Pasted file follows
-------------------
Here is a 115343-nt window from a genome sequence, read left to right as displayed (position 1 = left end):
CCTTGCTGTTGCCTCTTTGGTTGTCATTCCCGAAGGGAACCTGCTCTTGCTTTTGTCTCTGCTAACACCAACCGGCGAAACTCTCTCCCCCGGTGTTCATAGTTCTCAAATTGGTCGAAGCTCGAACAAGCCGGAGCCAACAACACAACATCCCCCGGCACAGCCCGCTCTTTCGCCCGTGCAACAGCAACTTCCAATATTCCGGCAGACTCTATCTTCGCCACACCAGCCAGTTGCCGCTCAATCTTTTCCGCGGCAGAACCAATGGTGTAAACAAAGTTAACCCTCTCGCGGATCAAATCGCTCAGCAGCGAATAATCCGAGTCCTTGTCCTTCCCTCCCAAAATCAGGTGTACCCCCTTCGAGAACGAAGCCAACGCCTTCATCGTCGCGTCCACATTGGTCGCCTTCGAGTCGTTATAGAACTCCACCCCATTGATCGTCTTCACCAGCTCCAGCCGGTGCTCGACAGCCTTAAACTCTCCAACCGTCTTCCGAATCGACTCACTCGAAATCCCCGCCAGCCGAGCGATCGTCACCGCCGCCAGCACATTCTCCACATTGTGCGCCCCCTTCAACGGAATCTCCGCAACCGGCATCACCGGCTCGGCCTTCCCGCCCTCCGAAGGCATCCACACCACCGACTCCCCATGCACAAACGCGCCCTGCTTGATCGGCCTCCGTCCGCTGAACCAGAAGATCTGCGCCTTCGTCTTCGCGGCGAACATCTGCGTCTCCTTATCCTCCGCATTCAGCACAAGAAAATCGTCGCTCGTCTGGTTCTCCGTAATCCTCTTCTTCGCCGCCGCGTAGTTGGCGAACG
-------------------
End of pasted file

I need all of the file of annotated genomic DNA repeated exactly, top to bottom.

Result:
Here is a 115343-nt window from a genome sequence, read left to right as displayed (position 1 = left end):
CCTTGCTGTTGCCTCTTTGGTTGTCATTCCCGAAGGGAACCTGCTCTTGCTTTTGTCTCTGCTAACACCAACCGGCGAAACTCTCTCCCCCGGTGTTCATAGTTCTCAAATTGGTCGAAGCTCGAACAAGCCGGAGCCAACAACACAACATCCCCCGGCACAGCCCGCTCTTTCGCCCGTGCAACAGCAACTTCCAATATTCCGGCAGACTCTATCTTCGCCACACCAGCCAGTTGCCGCTCAATCTTTTCCGCGGCAGAACCAATGGTGTAAACAAAGTTAACCCTCTCGCGGATCAAATCGCTCAGCAGCGAATAATCCGAGTCCTTGTCCTTCCCTCCCAAAATCAGGTGTACCCCCTTCGAGAACGAAGCCAACGCCTTCATCGTCGCGTCCACATTGGTCGCCTTCGAGTCGTTATAGAACTCCACCCCATTGATCGTCTTCACCAGCTCCAGCCGGTGCTCGACAGCCTTAAACTCTCCAACCGTCTTCCGAATCGACTCACTCGAAATCCCCGCCAGCCGAGCGATCGTCACCGCCGCCAGCACATTCTCCACATTGTGCGCCCCCTTCAACGGAATCTCCGCAACCGGCATCACCGGCTCGGCCTTCCCGCCCTCCGAAGGCATCCACACCACCGACTCCCCATGCACAAACGCGCCCTGCTTGATCGGCCTCCGTCCGCTGAACCAGAAGATCTGCGCCTTCGTCTTCGCGGCGAACATCTGCGTCTCCTTATCCTCCGCATTCAGCACAAGAAAATCGTCGCTCGTCTGGTTCTCCGTAATCCTCTTCTTCGCCGCCGCGTAGTTGGCGAACG